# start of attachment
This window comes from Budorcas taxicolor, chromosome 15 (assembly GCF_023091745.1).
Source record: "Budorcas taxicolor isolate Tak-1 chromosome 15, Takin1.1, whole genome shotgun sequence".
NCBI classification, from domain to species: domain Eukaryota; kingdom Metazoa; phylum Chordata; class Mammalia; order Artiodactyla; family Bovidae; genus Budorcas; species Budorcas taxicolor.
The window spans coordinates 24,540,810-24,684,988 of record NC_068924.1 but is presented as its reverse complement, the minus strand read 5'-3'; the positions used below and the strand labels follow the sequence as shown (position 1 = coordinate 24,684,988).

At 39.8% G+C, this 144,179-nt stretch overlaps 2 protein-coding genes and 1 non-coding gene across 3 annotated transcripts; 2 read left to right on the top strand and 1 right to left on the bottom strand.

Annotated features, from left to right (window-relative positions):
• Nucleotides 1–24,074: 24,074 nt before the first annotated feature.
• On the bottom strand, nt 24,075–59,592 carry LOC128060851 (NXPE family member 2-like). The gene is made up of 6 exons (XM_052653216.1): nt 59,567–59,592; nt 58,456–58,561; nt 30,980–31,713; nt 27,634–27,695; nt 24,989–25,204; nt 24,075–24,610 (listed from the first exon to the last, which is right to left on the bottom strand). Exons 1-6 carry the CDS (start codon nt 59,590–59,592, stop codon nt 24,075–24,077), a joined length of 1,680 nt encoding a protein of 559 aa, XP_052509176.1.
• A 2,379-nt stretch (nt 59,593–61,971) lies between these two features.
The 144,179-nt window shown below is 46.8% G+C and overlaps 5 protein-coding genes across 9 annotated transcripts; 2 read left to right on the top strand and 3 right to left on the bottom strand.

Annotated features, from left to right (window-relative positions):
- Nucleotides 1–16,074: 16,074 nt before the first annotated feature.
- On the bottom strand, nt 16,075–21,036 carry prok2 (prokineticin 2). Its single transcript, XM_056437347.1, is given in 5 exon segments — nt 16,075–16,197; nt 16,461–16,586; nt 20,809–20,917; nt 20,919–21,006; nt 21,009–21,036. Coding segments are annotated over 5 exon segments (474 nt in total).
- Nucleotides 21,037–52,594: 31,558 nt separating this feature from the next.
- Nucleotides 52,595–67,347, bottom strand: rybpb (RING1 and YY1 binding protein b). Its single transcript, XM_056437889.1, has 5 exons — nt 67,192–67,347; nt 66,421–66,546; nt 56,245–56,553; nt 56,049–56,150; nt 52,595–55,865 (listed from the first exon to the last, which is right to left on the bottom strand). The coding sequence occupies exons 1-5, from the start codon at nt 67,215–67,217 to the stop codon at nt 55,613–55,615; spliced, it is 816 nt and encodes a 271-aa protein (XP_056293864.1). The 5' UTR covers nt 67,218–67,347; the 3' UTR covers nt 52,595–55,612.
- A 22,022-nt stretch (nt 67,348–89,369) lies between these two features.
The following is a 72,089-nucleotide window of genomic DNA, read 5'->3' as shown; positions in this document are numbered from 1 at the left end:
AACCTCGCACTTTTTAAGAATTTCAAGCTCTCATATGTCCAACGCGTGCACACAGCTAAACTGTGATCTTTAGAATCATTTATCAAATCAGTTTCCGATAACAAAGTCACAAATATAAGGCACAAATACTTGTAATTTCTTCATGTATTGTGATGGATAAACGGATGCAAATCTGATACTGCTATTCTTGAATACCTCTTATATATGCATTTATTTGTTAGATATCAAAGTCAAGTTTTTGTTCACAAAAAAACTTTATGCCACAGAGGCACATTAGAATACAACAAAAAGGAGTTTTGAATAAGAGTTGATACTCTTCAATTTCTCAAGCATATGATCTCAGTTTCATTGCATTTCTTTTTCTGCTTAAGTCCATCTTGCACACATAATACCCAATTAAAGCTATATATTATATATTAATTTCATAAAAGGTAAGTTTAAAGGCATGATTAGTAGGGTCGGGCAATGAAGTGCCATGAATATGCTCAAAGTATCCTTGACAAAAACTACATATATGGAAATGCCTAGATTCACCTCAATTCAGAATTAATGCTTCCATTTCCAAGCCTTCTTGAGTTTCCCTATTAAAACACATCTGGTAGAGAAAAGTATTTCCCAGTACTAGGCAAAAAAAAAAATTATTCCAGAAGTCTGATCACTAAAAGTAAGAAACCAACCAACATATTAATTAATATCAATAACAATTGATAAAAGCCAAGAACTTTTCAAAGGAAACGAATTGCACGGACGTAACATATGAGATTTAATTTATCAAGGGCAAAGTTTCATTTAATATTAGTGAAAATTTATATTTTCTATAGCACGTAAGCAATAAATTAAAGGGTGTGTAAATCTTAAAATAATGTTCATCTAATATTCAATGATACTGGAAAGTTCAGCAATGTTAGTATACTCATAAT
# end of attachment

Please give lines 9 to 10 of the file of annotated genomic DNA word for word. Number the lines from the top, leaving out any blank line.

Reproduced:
• A 2,379-nt stretch (nt 59,593–61,971) lies between these two features.
The 144,179-nt window shown below is 46.8% G+C and overlaps 5 protein-coding genes across 9 annotated transcripts; 2 read left to right on the top strand and 3 right to left on the bottom strand.